San Francisco-based Van Wagoner Capital Management, which once scored soaring returns thanks to bets on tech firms, has had miserable performance since the tech bubble burst. As returns suffered, investors pulled their money out of the company’s funds.

Now things could get worse. The fund company has disclosed in an SEC filing that the regulator is poised to start enforcement proceedings against it. At issue is Van Wagoner’s alleged failure to properly value certain private holdings in its funds.

According to the filing, it could face unspecified civil and administrative actions. Also facing possible actions are a firm employee, a director and two past directors.

Van Wagoner said in the filing that it opposes the SEC staff’s recommendation of enforcement action.

At the heart of the issue is how Van Wagoner assigns values to securities that are not publicly traded. Back in 2001, The Wall Street Journal pointed out that the company had not lowered the valuation of many of the private shares it owned, even though the tech sector was in a swoon. Shareholder lawsuits ensued and are still working their way through the courts.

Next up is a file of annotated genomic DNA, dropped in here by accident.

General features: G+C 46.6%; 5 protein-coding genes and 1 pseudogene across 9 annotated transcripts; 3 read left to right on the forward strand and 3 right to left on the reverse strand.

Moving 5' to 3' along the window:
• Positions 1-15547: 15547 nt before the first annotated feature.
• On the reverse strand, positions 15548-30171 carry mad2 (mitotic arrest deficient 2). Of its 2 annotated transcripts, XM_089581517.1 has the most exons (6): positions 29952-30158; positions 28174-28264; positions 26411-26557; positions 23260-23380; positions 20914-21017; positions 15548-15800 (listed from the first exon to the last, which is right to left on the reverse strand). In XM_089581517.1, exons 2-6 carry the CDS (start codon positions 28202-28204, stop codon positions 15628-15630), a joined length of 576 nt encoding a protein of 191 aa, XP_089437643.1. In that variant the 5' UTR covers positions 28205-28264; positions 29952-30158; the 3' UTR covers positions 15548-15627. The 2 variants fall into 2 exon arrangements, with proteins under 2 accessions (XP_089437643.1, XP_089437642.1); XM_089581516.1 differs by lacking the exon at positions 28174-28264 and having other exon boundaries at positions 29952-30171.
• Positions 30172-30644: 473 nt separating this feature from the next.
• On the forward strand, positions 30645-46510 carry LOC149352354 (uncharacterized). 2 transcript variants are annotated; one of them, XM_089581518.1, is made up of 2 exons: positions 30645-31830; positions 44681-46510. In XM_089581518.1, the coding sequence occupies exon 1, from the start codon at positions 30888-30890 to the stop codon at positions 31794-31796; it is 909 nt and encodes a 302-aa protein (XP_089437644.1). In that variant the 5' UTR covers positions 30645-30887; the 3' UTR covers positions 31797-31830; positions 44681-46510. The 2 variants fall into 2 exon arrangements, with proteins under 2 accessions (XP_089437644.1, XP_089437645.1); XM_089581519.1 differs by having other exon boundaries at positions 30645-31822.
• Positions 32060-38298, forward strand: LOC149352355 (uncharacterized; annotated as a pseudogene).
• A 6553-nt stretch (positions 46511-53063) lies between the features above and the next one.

Such episodes are rare in the fund industry, which is seen as more transparent than hedge funds and certain other investments. However, in 2000, Heartland Advisors was forced to drastically reduce the net asset values of three bond funds because it had overvalued them.

These kinds of stories should serve to remind advisers and their clients that no mutual fund should be trusted blindly.

"One of the primary things clients pay us to do is doubt for them," said Ken Clark, president of Charis Financial, in Laguna Niguel, Calif. "When we trust, we stop asking the hard questions."

Furthermore, he said, it’s hard to feel pity for advisers or investors who entrusted money to Van Wagoner. Founded in 1995, the company offered great bull-market returns but a very short track record. That should have been a big red flag, said Clark.

In late 2000, Van Wagoner’s assets under management totaled about $2 billion. They now stand at about $250 million.

 

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